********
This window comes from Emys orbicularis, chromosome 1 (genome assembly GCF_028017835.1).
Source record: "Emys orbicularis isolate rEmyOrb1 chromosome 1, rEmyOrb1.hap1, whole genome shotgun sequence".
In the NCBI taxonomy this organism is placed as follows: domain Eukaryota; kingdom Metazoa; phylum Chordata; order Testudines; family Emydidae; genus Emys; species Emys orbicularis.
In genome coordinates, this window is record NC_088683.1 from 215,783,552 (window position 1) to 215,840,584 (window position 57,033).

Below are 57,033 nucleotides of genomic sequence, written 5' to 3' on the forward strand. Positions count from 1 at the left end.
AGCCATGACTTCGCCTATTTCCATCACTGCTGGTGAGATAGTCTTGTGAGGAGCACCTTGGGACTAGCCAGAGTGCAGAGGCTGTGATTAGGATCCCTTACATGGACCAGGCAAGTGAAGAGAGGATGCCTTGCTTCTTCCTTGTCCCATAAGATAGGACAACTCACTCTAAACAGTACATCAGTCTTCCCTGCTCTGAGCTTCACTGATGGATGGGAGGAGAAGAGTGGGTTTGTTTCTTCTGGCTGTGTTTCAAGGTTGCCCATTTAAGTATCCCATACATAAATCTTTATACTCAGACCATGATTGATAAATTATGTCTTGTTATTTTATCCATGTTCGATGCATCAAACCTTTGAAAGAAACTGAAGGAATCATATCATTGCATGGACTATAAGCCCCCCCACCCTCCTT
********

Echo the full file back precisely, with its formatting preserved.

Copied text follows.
This window comes from Emys orbicularis, chromosome 1 (genome assembly GCF_028017835.1).
Source record: "Emys orbicularis isolate rEmyOrb1 chromosome 1, rEmyOrb1.hap1, whole genome shotgun sequence".
In the NCBI taxonomy this organism is placed as follows: domain Eukaryota; kingdom Metazoa; phylum Chordata; order Testudines; family Emydidae; genus Emys; species Emys orbicularis.
In genome coordinates, this window is record NC_088683.1 from 215,783,552 (window position 1) to 215,840,584 (window position 57,033).

Below are 57,033 nucleotides of genomic sequence, written 5' to 3' on the forward strand. Positions count from 1 at the left end.
AGCCATGACTTCGCCTATTTCCATCACTGCTGGTGAGATAGTCTTGTGAGGAGCACCTTGGGACTAGCCAGAGTGCAGAGGCTGTGATTAGGATCCCTTACATGGACCAGGCAAGTGAAGAGAGGATGCCTTGCTTCTTCCTTGTCCCATAAGATAGGACAACTCACTCTAAACAGTACATCAGTCTTCCCTGCTCTGAGCTTCACTGATGGATGGGAGGAGAAGAGTGGGTTTGTTTCTTCTGGCTGTGTTTCAAGGTTGCCCATTTAAGTATCCCATACATAAATCTTTATACTCAGACCATGATTGATAAATTATGTCTTGTTATTTTATCCATGTTCGATGCATCAAACCTTTGAAAGAAACTGAAGGAATCATATCATTGCATGGACTATAAGCCCCCCCACCCTCCTT